There was an article on Cycling News early this week about the wheels used by Wiggins’ in the Dauphine’s mountainous stage 5. A few years ago custom stuff used to be common place in the professional peloton but increasing sponsorship money, high-resolution cameras and the Internet have, for the most part, stopped this practise.
There were a few things I found interesting about the wheels covered in the article, especially the ‘spare’ set atop the team car which I don’t think were ridden in the stage. The Tune Mig 45 / Mag 150 hubs are exceptionally light but for some reason Sky choose to use DuraAce quick release levers which weigh 86 grams more than, say, the Tune DC16 skewers even in their (heavier) mountain bike version with a titanium front shaft. It interests me that hub weight was prioritized over skewer weight, despite the Tune skewers working well and being very safe (I use them on a couple of my personal bikes)
Another interesting observation is that the spare wheels don’t meet the UCI’s wheel rules which disallow handbuilt wheels with rims over 25mm in depth. The Hed S3 rims (which are not sold as rim-only by the way) are 33mm deep and not really that light.
The wheels which were used (or the elliptical chainrings) on Wiggins’ bike are not legal either since the UCI doesn’t allow any modification to components, even removing decals.
But do these UCI rules mean much? HTC used an array of non-standard wheels and illegal wheels such as Cavendish’s DuraAce hubs laced to Zipp rims and illegal helmets like the one used to win the Worlds. At the Dauphine Saur-Sojasun’s Corima wheels are not on the list either.
But back to Wiggin’s wheels. I think this is the first time Chris King hubs have been used in a ProTour event. United Health Care use a similar combination but only at a domestic level, and Santa Cruz Syndicate use King hubs and Enve rims on their downhill bikes. I can’t see what spokes are used but they look like DT Swiss’s bladed Aerolites.
This fascination with light wheels is especially interesting considering the current market trend towards aero rather than weight. In my opinion many ‘aero’ parts are just an marketing excuse for making things heavier. Sky has put a lot of money into aero research so there must have been a reason for the light but non-aero Enve25 rims?
Stan’s have added a new hub to their lineup – the HD rear hub. This hub is offered in two variants: a 150mm version for DH bikes, and a 142 / 135mm for XC and trail bikes.
HD stands for ‘heavy duty’ and you can see by the thicker flanges and thicker disc tabs that there is extra material in the shell.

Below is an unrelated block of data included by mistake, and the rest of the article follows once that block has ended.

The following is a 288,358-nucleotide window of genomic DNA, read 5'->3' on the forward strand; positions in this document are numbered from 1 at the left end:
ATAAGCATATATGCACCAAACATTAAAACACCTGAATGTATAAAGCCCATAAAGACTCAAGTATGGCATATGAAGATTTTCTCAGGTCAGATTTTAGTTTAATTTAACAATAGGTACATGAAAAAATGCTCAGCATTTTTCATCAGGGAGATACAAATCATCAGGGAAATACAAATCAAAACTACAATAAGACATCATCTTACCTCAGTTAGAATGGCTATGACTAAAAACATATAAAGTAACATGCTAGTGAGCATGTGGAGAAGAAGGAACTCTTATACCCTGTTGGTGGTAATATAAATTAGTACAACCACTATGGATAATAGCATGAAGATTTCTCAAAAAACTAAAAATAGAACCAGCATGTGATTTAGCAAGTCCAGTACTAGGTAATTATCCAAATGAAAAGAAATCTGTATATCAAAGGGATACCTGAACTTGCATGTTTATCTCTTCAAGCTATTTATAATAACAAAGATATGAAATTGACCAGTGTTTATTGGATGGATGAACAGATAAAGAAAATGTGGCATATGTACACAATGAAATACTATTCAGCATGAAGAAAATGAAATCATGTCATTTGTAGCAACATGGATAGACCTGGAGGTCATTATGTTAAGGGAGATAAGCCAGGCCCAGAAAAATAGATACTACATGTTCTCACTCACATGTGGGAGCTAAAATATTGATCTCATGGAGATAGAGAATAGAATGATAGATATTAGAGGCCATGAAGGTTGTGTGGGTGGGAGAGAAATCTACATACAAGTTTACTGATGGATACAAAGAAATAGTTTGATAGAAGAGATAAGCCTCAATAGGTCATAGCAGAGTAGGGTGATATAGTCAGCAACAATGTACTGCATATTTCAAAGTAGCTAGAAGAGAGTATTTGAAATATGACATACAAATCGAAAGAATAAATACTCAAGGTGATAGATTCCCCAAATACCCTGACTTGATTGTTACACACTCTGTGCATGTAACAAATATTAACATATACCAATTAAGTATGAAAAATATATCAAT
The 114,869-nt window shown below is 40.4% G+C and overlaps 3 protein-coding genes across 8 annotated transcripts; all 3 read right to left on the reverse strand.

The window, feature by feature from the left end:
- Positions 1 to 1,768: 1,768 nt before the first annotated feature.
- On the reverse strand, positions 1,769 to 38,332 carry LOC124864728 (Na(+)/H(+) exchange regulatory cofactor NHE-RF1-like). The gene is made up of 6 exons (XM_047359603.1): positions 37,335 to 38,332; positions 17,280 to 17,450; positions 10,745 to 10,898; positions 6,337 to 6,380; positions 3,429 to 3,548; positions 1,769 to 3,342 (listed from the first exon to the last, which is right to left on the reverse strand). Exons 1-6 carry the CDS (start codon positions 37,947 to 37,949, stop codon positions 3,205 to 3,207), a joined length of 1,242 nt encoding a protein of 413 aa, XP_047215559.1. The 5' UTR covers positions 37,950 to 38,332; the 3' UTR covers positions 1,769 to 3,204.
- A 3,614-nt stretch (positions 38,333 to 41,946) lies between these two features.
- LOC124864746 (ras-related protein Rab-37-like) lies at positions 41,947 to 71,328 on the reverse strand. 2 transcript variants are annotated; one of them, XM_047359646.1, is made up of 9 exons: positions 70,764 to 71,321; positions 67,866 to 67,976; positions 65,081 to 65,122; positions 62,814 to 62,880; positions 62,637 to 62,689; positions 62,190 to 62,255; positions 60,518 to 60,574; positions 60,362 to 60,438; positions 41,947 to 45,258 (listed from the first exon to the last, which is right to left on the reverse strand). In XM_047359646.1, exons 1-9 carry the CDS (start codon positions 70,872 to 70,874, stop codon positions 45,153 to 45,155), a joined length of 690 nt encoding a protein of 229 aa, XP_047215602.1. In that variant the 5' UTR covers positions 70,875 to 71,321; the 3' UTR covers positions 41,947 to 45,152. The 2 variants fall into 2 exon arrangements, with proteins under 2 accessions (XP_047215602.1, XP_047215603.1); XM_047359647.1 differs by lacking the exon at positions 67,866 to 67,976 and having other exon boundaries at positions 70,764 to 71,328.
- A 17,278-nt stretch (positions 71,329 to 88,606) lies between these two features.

The 135mm hub can be converted to the following:
- 10x135mm thru-axle
- 10x135mm quick release
- 12x135mm thru-axle
- 12x142mm thru-axle
The freehub body is the same 30-point engagement as the non-HD hubs. “3.30″ stands for “3 pawls, 30 engagement points” and most of the ZTR hub range is being converted to this naming scheme. Flange spacing and diameters are the same between the HD and non-HD hubs.
There is a 52 gram weight penalty over the non-HD hubs.
These hubs are in stock now and I’ll be building the first wheelset with them either this afternoon or tomorrow morning.
One of the key elements of building a Rohloff hub is that the large flange diameter means the spokes enter the rim at a very steep angle. Some spoke are better than other at coping with these angles, and while I’ve felt this difference I’d never measured it before. So out of curiosity I did this quick test:
An old rim was clamped to the bench on top of a sheet of A3 paper. This particular rim is an old American Classic CR350 which should be representative of most rims.
I used a big ol’ hunk of aluminium square bar to hook the spoke’s end and keep it straight.
Using a sharp pencil I scribed a line along the paper.
Then using a protractor did my best to measure the angles.
Ladies and Gentleman: your podium
1st: Wheelsmith with 19 degrees included angle.
2nd: DT Swiss with 15 degrees
3rd: Sapim with 14 degrees
Not a perfect scientific test but it backs up what I felt from using each of these nipples.
I’ve just replaced a broken Sapim CX-Ray spoke on a wheel I built in September 2009. I don’t have an explanation for why the spoke broke: it failed at the j-bend for seemingly no reason.
It’s extremely rare that I see spoke or nipple failures on the wheels I’ve built but 100% of them have been with Sapim spokes or nipples: this is the second broken spoke and I’ve replaced 4 broken nipples. It’s important to note these account for a very small percentage of the past 5 years business and hundreds of wheels.
I stand 100% behind my work and the wheels I sell. I’m confident in my work and I offer a 3 year grantee against broken spokes. Should there be a problem, as in this case, I’ll organize for the wheel to be couriered back to me, repaired, and returned – all at my expense.
I’ve used Sapim spokes in about 2% of the wheels I’ve built, and spoke nipples in approx 5%. The rest have been with DT Swiss spokes and a combination of DT Swiss and Wheelsmith spoke nipples and I have not had a reported failure with either brand’s products.
If you have a wheel built by me with Sapim spokes or nipples there is no need to panic…the likelihood of a failure is remote. If you have any questions about your wheels please don’t hesitate to get in touch.
These failures cost me a lot of time, a lot of money, and a lot of frustration. Unless it’s a special case I won’t be using Sapim spokes or spoke nipples from now on.
Thanks for reading.